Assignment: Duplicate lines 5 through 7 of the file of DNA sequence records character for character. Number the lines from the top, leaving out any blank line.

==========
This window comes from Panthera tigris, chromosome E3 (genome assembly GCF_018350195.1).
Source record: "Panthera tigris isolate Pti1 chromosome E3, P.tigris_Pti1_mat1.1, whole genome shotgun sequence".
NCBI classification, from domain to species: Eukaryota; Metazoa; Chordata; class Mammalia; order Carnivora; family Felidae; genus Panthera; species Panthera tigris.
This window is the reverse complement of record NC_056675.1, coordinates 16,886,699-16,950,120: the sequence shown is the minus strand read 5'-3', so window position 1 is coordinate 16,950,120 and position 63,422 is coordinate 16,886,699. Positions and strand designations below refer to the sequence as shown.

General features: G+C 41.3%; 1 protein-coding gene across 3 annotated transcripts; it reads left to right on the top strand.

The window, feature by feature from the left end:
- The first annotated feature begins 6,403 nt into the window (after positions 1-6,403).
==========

General features: G+C 41.3%; 1 protein-coding gene across 3 annotated transcripts; it reads left to right on the top strand.

The window, feature by feature from the left end:
- The first annotated feature begins 6,403 nt into the window (after positions 1-6,403).